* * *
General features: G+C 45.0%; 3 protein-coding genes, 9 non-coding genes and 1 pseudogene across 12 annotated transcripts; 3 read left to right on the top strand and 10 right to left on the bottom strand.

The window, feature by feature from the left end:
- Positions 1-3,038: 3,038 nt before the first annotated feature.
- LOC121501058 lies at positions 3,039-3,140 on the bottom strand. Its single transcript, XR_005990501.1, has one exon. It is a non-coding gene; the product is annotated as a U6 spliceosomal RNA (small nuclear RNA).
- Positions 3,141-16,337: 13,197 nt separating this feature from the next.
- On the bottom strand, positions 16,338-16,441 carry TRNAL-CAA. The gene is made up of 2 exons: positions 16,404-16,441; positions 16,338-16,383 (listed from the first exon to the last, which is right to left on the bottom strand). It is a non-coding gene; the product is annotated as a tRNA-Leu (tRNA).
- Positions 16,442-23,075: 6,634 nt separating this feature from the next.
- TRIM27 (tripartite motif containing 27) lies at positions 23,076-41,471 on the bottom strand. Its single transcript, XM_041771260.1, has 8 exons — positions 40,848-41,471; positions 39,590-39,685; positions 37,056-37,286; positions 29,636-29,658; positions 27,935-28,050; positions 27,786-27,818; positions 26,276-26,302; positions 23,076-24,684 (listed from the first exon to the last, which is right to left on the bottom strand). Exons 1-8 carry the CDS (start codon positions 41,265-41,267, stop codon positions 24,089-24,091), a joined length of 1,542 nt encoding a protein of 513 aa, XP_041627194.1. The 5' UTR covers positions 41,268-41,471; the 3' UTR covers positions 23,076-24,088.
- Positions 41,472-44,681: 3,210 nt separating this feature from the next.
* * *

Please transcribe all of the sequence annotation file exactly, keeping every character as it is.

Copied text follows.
General features: G+C 45.0%; 3 protein-coding genes, 9 non-coding genes and 1 pseudogene across 12 annotated transcripts; 3 read left to right on the top strand and 10 right to left on the bottom strand.

The window, feature by feature from the left end:
- Positions 1-3,038: 3,038 nt before the first annotated feature.
- LOC121501058 lies at positions 3,039-3,140 on the bottom strand. Its single transcript, XR_005990501.1, has one exon. It is a non-coding gene; the product is annotated as a U6 spliceosomal RNA (small nuclear RNA).
- Positions 3,141-16,337: 13,197 nt separating this feature from the next.
- On the bottom strand, positions 16,338-16,441 carry TRNAL-CAA. The gene is made up of 2 exons: positions 16,404-16,441; positions 16,338-16,383 (listed from the first exon to the last, which is right to left on the bottom strand). It is a non-coding gene; the product is annotated as a tRNA-Leu (tRNA).
- Positions 16,442-23,075: 6,634 nt separating this feature from the next.
- TRIM27 (tripartite motif containing 27) lies at positions 23,076-41,471 on the bottom strand. Its single transcript, XM_041771260.1, has 8 exons — positions 40,848-41,471; positions 39,590-39,685; positions 37,056-37,286; positions 29,636-29,658; positions 27,935-28,050; positions 27,786-27,818; positions 26,276-26,302; positions 23,076-24,684 (listed from the first exon to the last, which is right to left on the bottom strand). Exons 1-8 carry the CDS (start codon positions 41,265-41,267, stop codon positions 24,089-24,091), a joined length of 1,542 nt encoding a protein of 513 aa, XP_041627194.1. The 5' UTR covers positions 41,268-41,471; the 3' UTR covers positions 23,076-24,088.
- Positions 41,472-44,681: 3,210 nt separating this feature from the next.